New England industrialists hired thousands of young farm girls to work together in early textile mills—and spawned a host of unintended consequences
How a debt-ridden banana republic became the greatest economic engine the world has ever known
Its waters drove our first Industrial Revolution—and were poisoned by it. Thoreau believed the Merrimack might not run pure again for thousands of years, but today it is a welcoming pathway through a hundred-mile-long red-brick museum of America’s rise to power.
In 1820 their daily existence was practically medieval; thirty years later many of them were living the modern life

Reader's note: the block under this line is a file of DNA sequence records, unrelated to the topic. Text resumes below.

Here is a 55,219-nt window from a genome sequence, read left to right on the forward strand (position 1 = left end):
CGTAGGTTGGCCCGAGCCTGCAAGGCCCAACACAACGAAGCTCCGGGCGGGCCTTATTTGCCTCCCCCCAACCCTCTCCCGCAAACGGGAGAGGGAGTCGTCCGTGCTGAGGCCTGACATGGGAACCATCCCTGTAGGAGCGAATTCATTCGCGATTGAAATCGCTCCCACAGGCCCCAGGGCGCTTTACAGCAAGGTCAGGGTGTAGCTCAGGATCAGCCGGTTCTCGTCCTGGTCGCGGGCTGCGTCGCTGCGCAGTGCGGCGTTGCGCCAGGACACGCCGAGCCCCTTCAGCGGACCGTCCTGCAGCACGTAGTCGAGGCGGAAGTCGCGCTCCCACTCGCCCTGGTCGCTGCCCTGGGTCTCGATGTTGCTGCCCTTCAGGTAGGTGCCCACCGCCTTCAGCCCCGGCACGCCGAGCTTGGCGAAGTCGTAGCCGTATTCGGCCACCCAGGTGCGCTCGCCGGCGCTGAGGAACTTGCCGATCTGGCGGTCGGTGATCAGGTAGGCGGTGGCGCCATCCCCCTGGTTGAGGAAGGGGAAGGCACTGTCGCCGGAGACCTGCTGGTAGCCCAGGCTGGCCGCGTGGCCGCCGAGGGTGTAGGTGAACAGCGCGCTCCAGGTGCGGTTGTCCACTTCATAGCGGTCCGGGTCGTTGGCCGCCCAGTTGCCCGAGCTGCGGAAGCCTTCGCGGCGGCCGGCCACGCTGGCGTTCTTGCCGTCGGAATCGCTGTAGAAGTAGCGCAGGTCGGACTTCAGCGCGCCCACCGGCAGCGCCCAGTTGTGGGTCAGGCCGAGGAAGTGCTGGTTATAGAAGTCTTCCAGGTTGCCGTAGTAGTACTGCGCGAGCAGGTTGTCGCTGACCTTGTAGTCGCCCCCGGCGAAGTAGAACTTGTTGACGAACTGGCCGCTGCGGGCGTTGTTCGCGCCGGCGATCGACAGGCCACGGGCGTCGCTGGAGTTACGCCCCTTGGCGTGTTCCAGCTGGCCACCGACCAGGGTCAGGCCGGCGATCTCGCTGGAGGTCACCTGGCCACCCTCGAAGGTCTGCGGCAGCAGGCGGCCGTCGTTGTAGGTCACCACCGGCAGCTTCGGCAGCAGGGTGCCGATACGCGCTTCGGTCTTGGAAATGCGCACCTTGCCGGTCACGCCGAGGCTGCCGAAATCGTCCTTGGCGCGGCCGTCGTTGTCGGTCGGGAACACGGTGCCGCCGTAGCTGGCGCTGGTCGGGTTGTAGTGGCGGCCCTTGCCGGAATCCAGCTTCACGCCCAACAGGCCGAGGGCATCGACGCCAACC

One man measures his life-span against the length of recorded history and finds tidings of comfort and hope
The third in a series on TIMES OF TRIAL IN AMERICAN STATECRAFT
Old Hickory's attack on Biddle's bank had some unexpected consequences